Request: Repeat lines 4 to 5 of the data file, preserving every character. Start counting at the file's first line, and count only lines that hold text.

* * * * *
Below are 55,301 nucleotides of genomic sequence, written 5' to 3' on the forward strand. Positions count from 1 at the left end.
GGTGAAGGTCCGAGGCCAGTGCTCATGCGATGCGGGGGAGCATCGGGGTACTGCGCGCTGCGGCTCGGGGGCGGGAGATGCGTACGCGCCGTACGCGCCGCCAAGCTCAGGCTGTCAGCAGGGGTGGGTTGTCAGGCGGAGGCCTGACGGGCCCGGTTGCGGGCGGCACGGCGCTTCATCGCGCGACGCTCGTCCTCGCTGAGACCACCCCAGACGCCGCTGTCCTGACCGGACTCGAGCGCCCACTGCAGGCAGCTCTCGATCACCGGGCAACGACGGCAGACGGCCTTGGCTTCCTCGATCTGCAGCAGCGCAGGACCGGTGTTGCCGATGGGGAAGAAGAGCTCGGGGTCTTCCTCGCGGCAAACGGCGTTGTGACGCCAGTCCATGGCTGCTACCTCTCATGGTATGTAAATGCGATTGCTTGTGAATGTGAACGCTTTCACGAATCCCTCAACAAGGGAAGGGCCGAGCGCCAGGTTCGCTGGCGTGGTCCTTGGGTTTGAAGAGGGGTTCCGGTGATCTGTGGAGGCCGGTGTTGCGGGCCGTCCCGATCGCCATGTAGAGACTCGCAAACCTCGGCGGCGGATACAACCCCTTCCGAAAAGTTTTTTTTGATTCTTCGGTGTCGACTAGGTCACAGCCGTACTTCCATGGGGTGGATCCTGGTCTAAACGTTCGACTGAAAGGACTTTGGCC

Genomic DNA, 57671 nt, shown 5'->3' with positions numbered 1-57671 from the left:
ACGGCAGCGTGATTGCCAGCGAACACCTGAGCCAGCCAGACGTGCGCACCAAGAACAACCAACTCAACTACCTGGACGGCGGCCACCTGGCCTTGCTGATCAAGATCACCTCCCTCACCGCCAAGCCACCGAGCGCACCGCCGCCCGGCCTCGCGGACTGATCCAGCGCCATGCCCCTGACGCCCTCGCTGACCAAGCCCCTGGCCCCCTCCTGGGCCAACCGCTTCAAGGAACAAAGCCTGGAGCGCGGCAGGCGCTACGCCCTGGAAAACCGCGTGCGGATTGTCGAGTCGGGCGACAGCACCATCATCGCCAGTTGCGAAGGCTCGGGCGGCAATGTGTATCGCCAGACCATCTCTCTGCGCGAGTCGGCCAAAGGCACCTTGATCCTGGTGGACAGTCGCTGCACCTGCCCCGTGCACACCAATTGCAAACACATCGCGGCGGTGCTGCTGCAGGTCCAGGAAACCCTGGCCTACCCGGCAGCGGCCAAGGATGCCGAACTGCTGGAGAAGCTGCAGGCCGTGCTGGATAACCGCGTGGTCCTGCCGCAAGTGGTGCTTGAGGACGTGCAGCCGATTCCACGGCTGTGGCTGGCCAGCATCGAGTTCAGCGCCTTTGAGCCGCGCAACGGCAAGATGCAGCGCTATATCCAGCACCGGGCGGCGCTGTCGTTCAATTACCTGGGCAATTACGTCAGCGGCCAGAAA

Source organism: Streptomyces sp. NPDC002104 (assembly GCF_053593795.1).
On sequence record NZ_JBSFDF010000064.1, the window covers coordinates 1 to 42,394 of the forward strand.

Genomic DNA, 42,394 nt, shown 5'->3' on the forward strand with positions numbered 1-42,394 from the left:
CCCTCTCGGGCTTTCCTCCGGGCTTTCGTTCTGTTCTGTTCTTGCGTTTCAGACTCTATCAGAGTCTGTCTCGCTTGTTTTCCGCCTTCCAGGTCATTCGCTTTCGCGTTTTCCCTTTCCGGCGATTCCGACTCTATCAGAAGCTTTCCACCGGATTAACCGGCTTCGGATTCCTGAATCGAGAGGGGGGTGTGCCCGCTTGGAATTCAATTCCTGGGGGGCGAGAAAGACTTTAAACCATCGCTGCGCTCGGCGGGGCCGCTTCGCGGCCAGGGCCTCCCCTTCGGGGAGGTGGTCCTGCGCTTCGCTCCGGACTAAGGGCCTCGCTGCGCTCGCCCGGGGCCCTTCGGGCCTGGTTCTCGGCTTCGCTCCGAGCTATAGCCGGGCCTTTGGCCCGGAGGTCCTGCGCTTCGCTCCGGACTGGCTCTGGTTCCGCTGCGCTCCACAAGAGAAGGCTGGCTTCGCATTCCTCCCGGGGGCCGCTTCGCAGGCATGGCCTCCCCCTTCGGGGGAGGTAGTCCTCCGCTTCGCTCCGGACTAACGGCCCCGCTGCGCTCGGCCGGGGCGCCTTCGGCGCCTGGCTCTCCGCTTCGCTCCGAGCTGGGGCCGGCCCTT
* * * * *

ACGGCAGCGTGATTGCCAGCGAACACCTGAGCCAGCCAGACGTGCGCACCAAGAACAACCAACTCAACTACCTGGACGGCGGCCACCTGGCCTTGCTGATCAAGATCACCTCCCTCACCGCCAAGCCACCGAGCGCACCGCCGCCCGGCCTCGCGGACTGATCCAGCGCCATGCCCCTGACGCCCTCGCTGACCAAGCCCCTGGCCCCCTCCTGGGCCAACCGCTTCAAGGAACAAAGCCTGGAGCGCGGCAGGCGCTACGCCCTGGAAAACCGCGTGCGGATTGTCGAGTCGGGCGACAGCACCATCATCGCCAGTTGCGAAGGCTCGGGCGGCAATGTGTATCGCCAGACCATCTCTCTGCGCGAGTCGGCCAAAGGCACCTTGATCCTGGTGGACAGTCGCTGCACCTGCCCCGTGCACACCAATTGCAAACACATCGCGGCGGTGCTGCTGCAGGTCCAGGAAACCCTGGCCTACCCGGCAGCGGCCAAGGATGCCGAACTGCTGGAGAAGCTGCAGGCCGTGCTGGATAACCGCGTGGTCCTGCCGCAAGTGGTGCTTGAGGACGTGCAGCCGATTCCACGGCTGTGGCTGGCCAGCATCGAGTTCAGCGCCTTTGAGCCGCGCAACGGCAAGATGCAGCGCTATATCCAGCACCGGGCGGCGCTGTCGTTCAATTACCTGGGCAATTACGTCAGCGGCCAGAAA

Source organism: Streptomyces sp. NPDC002104 (assembly GCF_053593795.1).